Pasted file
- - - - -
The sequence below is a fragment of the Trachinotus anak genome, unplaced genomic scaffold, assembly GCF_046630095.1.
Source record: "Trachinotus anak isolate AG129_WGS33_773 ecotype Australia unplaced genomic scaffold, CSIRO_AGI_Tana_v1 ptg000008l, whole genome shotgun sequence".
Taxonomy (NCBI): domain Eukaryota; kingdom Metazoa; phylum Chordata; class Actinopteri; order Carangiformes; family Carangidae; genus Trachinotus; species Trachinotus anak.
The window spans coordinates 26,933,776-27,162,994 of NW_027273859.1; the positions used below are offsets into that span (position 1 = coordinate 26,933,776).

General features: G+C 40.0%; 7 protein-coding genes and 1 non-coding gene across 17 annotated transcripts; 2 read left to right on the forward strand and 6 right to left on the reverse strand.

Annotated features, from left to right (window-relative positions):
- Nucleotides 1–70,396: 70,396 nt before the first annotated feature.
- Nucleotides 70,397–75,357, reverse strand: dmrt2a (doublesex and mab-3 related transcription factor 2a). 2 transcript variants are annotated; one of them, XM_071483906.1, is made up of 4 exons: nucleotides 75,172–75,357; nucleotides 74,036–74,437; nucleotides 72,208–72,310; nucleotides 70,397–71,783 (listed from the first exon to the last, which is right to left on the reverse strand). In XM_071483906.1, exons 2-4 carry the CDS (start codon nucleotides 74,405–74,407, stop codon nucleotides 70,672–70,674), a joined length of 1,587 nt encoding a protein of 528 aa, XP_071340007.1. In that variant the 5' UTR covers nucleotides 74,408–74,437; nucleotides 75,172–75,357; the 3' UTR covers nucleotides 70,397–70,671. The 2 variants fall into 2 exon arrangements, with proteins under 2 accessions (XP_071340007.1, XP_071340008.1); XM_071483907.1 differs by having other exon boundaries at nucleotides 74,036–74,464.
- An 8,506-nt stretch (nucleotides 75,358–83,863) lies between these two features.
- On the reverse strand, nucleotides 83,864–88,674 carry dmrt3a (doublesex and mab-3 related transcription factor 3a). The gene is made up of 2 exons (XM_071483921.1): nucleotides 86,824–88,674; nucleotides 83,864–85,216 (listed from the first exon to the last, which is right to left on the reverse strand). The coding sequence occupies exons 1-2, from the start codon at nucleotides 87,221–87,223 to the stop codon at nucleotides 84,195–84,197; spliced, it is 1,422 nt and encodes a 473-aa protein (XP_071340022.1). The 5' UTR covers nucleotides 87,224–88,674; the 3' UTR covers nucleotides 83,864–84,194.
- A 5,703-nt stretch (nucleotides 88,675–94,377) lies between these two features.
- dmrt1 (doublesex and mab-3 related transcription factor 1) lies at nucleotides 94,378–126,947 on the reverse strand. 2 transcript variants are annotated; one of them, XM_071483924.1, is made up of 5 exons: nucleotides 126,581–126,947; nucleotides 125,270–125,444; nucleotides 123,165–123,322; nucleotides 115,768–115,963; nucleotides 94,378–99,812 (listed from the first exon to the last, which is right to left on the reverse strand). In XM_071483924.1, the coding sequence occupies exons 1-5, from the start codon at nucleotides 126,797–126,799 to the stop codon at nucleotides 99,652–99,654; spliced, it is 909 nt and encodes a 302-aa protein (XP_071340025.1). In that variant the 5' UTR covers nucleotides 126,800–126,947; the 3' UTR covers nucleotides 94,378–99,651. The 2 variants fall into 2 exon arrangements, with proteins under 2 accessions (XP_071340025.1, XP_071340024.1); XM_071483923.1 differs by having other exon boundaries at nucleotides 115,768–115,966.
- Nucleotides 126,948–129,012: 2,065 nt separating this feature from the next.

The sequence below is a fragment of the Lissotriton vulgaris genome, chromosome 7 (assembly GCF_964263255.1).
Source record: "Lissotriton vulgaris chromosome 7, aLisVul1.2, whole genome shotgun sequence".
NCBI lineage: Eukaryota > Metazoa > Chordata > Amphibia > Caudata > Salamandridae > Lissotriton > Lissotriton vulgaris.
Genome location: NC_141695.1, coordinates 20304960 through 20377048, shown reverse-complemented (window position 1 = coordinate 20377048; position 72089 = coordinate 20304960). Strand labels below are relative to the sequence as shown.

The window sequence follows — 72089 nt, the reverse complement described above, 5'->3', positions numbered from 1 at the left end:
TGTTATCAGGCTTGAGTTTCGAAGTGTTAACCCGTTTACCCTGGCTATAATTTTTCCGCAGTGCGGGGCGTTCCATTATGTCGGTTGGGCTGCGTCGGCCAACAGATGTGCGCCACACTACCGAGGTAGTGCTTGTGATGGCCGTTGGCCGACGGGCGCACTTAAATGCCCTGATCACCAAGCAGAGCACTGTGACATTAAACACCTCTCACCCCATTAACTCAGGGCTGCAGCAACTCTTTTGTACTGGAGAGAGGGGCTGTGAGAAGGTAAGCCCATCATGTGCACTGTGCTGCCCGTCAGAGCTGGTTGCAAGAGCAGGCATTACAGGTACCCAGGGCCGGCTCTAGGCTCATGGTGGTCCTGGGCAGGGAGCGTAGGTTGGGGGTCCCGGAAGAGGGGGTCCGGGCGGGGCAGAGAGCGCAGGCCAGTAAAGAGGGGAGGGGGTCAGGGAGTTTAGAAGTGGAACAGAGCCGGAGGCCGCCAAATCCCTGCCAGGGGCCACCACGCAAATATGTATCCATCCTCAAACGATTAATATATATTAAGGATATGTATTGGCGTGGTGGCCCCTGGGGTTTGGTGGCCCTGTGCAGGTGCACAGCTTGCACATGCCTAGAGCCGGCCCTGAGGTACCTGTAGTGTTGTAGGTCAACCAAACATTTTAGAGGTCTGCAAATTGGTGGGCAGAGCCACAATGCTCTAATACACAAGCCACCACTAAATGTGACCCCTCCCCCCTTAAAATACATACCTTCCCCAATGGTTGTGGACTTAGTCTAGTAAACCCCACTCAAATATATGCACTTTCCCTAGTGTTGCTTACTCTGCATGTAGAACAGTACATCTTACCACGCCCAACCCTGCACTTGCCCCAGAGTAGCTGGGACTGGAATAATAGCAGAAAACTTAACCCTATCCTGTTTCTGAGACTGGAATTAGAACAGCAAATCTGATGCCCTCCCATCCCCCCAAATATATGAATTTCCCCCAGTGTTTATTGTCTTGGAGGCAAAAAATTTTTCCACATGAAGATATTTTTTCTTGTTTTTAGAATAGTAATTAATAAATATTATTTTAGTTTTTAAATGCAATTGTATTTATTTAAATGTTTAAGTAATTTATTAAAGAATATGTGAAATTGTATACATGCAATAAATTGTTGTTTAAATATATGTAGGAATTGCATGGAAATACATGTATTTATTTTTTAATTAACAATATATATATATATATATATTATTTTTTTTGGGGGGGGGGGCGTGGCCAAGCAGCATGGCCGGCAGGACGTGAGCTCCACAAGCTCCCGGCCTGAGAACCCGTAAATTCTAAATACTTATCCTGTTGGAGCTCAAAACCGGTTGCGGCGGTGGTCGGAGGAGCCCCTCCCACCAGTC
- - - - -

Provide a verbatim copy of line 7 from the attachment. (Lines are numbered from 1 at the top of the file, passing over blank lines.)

- Nucleotides 1–70,396: 70,396 nt before the first annotated feature.